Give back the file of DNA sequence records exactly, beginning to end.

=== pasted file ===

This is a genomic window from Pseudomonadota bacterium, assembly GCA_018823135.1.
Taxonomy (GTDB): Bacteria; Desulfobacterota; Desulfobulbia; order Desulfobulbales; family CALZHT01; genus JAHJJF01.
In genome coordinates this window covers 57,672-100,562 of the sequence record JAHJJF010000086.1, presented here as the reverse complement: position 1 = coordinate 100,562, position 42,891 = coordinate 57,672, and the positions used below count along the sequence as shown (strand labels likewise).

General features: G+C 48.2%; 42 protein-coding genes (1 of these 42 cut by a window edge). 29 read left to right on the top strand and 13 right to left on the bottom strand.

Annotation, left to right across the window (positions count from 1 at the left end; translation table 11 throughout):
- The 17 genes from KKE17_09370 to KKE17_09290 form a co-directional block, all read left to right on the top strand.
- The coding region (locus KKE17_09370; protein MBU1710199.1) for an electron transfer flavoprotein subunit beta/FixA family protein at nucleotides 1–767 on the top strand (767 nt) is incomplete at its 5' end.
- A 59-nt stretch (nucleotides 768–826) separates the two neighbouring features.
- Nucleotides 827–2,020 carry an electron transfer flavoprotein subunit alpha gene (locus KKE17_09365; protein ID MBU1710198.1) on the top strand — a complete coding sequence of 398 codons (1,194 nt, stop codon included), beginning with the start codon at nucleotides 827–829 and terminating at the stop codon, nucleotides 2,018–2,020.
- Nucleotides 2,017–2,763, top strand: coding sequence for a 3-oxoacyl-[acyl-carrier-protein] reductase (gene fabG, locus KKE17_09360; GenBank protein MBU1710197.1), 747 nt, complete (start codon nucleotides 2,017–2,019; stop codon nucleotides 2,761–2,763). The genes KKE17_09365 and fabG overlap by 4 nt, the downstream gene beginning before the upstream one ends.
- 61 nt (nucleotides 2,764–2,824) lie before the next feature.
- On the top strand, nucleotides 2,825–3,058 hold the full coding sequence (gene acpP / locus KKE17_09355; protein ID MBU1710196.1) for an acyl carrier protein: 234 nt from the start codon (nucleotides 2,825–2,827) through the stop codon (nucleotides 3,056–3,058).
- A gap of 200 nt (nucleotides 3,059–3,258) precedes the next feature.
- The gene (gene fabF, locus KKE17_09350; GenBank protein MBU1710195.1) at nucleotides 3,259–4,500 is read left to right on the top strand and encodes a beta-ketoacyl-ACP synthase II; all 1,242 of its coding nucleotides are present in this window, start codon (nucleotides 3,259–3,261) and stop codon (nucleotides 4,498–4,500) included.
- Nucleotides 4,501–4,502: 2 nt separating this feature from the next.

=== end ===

This is a genomic window from Pseudomonadota bacterium, assembly GCA_018823135.1.
Taxonomy (GTDB): Bacteria; Desulfobacterota; Desulfobulbia; order Desulfobulbales; family CALZHT01; genus JAHJJF01.
In genome coordinates this window covers 57,672-100,562 of the sequence record JAHJJF010000086.1, presented here as the reverse complement: position 1 = coordinate 100,562, position 42,891 = coordinate 57,672, and the positions used below count along the sequence as shown (strand labels likewise).

General features: G+C 48.2%; 42 protein-coding genes (1 of these 42 cut by a window edge). 29 read left to right on the top strand and 13 right to left on the bottom strand.

Annotation, left to right across the window (positions count from 1 at the left end; translation table 11 throughout):
- The 17 genes from KKE17_09370 to KKE17_09290 form a co-directional block, all read left to right on the top strand.
- The coding region (locus KKE17_09370; protein MBU1710199.1) for an electron transfer flavoprotein subunit beta/FixA family protein at nucleotides 1–767 on the top strand (767 nt) is incomplete at its 5' end.
- A 59-nt stretch (nucleotides 768–826) separates the two neighbouring features.
- Nucleotides 827–2,020 carry an electron transfer flavoprotein subunit alpha gene (locus KKE17_09365; protein ID MBU1710198.1) on the top strand — a complete coding sequence of 398 codons (1,194 nt, stop codon included), beginning with the start codon at nucleotides 827–829 and terminating at the stop codon, nucleotides 2,018–2,020.
- Nucleotides 2,017–2,763, top strand: coding sequence for a 3-oxoacyl-[acyl-carrier-protein] reductase (gene fabG, locus KKE17_09360; GenBank protein MBU1710197.1), 747 nt, complete (start codon nucleotides 2,017–2,019; stop codon nucleotides 2,761–2,763). The genes KKE17_09365 and fabG overlap by 4 nt, the downstream gene beginning before the upstream one ends.
- 61 nt (nucleotides 2,764–2,824) lie before the next feature.
- On the top strand, nucleotides 2,825–3,058 hold the full coding sequence (gene acpP / locus KKE17_09355; protein ID MBU1710196.1) for an acyl carrier protein: 234 nt from the start codon (nucleotides 2,825–2,827) through the stop codon (nucleotides 3,056–3,058).
- A gap of 200 nt (nucleotides 3,059–3,258) precedes the next feature.
- The gene (gene fabF, locus KKE17_09350; GenBank protein MBU1710195.1) at nucleotides 3,259–4,500 is read left to right on the top strand and encodes a beta-ketoacyl-ACP synthase II; all 1,242 of its coding nucleotides are present in this window, start codon (nucleotides 3,259–3,261) and stop codon (nucleotides 4,498–4,500) included.
- Nucleotides 4,501–4,502: 2 nt separating this feature from the next.